I hope you enjoyed your holiday, dear readers. I hope you took time to honor those who have fallen in defense of our country. I hope you didn’t get sunburned. I hope you didn’t overdose on hotdogs and macaroni and cheese. Now it’s time to roll up your sleeves and get to work! There are lots of exciting projects coming up this summer; you’ve got indie films, you’ve got commercials, you’ve got the Capital Fringe Festival.
While you’re out, going to all these auditions, it’s important to remember to get your audience to love you. There’s an excellent book out that will help you do just that. It’s called “How to Make Your Audience Fall in Love with You” by director Deryn Warren.
There are so many nuggets of wisdom in Warren’s book. Among them:
“We want to see your unique self, not your unique self’s idea of a character. You are different from everyone else.
Your parents, your history, culture, friendships, traumas, socioeconomic status, and education all add up to give you a rich background to draw upon. Each actor’s approach to the circumstances of a role is different. If you use yourself, you are using your rich background.
No matter how much background material you could imagine for your ‘character,’ no matter how many pages of background you write, your imaginary character will never match your long and complicated history. Use yourself in the circumstances of the role. It is you who are in love. You are robbing a bank. You have only one eye. Use your imagination about the circumstances, but use yourself and your instincts to react.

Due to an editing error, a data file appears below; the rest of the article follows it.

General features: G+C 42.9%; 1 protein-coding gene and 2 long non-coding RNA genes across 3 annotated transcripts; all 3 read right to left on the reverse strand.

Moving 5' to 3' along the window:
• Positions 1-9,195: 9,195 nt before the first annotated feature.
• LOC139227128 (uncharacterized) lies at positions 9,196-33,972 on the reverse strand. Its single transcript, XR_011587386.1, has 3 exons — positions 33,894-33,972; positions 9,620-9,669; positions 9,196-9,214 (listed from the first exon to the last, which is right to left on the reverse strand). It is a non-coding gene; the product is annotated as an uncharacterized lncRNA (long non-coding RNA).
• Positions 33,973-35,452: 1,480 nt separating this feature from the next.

Assume a role, but don’t play a character. Be yourself in the situation with your own reactions. I call it looking out of your own eyes.
No matter what role you play—a superhero, a supermodel, an intellectual, a farmer, or even a psychopath, you want your audience to be thinking, ‘That actor is so exciting, intelligent, and full of vitality that I’m falling in love.’
For every audition and for every scene, never be content with just saying the lines with some kind of meaning and emotion. Anyone off the street can do that. Risk! Add to the scene the biggest gift you have— yourself. Not your everyday self, but your extraordinary self.
Have you heard a recording of Martin Luther King Jr.’s ‘I have a dream’ speech? You could read his powerful words and be moved, but when you hear him saying the words using all his passion, his thunderous voice, his care to make each phrase of great consequence, then you are stirred and changed. He risked because he wanted to make an impact. He wanted to change the world.
Why do actors so often work with only a third of their personality showing? Without their natural energy and humor? Without even using their full voice? So many actors whisper, as if they were doing commercials for personal hygiene products. Polite is boring. Playing it safe is boring. Taking chances, risking, extending an idea from safe to spectacular is the actor’s mission.
Actors risk by using all of themselves, their own passion, humor, charm, intelligence, and vitality, by making unconventional choices and by not being afraid to make fools of themselves.
Buy the book today. Don’t delay. And remember to do something for your career every day and break a leg!